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Features

January 2009

Truth vs. equality

by Christie Davies

On the relativist threat to science (from "The Dictatorship of Relativism.")

Relativism is a key weapon of those who seek to undermine Western civilization and its distinctive culture, one which embodies crucial values, its morality based on individual responsibility, and its strong respect for those who seek objective truth.

Relativists often have a particular dislike of science. Generally, if one employs data or arguments derived from scientific inquiry that they can not rebut, they will reply in their cant phrase: “We must not privilege science.” Their choice of the word “privilege” already gives the game away. For the relativists there is no truth, only a series of stories about the world which are all equally valid and from which they can choose without ever having to justify their choice. Likewise, there are moral relativists who reject the traditional moral norms of Western society and deny that transgressions against them can be unequivocally condemned. Finally, there are cultu ...

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Christie Davies's most recent book is Jokes and Targets (Indiana).


more from this author

This article originally appeared in The New Criterion, Volume 27 January 2009, on page 19

Copyright © 2014 The New Criterion | www.newcriterion.com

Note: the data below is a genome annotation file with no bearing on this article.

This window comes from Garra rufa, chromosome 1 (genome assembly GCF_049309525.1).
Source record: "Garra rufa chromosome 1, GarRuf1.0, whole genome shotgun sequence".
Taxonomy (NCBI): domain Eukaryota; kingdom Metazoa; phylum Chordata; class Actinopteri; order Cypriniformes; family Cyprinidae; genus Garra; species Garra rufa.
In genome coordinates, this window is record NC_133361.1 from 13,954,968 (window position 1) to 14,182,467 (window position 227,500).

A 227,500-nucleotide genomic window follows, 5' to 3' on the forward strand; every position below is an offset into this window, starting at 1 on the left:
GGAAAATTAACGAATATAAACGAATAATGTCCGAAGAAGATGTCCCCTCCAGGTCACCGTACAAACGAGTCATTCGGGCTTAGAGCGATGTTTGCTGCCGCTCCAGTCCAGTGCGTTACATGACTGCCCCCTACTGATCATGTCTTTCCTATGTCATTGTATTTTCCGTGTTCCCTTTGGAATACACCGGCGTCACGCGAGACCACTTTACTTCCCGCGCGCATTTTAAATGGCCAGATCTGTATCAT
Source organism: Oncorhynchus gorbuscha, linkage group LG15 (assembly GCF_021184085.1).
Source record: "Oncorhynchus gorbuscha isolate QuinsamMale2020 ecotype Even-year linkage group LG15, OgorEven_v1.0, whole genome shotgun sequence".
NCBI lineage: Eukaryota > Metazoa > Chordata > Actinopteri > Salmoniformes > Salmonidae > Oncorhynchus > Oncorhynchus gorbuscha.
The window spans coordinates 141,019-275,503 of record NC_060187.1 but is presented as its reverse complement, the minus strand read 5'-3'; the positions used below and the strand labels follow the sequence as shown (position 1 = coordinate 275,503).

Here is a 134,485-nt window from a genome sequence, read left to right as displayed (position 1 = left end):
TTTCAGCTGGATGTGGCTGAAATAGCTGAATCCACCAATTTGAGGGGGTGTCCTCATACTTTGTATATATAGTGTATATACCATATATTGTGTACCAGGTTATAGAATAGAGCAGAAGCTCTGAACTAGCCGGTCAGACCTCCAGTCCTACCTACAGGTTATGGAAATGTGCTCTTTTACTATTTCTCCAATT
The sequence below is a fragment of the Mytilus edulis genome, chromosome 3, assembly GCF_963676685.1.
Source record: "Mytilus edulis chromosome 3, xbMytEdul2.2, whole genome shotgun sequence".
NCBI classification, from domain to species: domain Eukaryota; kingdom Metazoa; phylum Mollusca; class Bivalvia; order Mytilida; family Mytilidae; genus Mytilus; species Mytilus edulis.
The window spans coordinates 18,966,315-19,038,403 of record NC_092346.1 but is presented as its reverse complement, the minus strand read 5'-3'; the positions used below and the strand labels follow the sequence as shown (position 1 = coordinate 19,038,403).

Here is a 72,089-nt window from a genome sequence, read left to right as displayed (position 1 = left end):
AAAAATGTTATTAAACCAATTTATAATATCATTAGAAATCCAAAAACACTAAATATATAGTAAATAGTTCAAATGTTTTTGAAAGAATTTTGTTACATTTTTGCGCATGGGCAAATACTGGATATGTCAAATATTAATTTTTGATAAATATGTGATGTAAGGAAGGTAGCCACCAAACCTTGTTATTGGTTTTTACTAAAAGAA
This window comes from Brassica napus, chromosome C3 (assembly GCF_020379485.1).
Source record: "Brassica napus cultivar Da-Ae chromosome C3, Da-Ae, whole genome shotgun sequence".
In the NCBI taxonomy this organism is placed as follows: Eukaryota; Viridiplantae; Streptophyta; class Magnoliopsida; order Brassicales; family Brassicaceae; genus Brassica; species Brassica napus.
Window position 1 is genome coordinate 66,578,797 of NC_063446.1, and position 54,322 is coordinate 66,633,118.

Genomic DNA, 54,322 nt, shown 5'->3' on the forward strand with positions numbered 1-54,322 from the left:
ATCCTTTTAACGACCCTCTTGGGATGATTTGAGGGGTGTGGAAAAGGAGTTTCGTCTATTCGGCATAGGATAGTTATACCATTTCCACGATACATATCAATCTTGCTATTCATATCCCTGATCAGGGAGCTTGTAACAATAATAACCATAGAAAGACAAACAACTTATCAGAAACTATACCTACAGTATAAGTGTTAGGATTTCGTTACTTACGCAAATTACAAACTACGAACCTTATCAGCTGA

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Exhibition note

by Christie Davies

On "Ruin Lust,” at Tate Britain, London.

Exhibition note

by Christie Davies

On "Turner and the Sea” at the National Maritime Museum, Greenwich, London

Exhibition note

by Christie Davies

On "Georgians Revealed: Life, Style, and the Making of Modern Britain” at the British Library, London and "Only in England: Photographs by Tony Ray-Jones and Martin Parr” at the Science Museum, London

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Friends and Young Friends Event: Election Night Party


November 12 2014

Friends and Young Friends Event: Book Launch Party with Andrew Roberts


Webcasts

The Walter Duranty Prize for Journalistic Mendacity
On May 5, 2014, The New Criterion and PJ Media presented the second Walter Duranty Prize for Journalistic Mendacity. The award is given to highlight egregious examples of dishonest reporting. Also awarded this year was the Rather, a new award for lifetime achievement in mendacious journalism.
The Duranty Prize is named after Walter Duranty, the New York Times Moscow corresponded in the 1920s and 1930s who whitewashed Joseph Stalin’s forced starvation of the Ukrainians (the Holodomor) and many other aspects of Soviet oppression. Duranty was awarded the Pulitzer Prize in 1932 for his efforts. It has never been revoked.
Audio copyright Ed Driscoll, www.eddriscoll.com.


Introduction to The Kennedy Phenomenon
Roger Kimball introduces The Kennedy Phenomenon, a conference presented by The New Criterion on Tuesday, November 19.


The Kennedy Phenomenon: "Watching the Kennedy Train-Wreck"
Roger Kimball reads Peter Collier’s paper on oft-overlooked unsavory details of the Kennedys' lives. Much of the paper is drawn from Collier’s book, coauthored with David Horowitz, The Kennedys: An American Drama.

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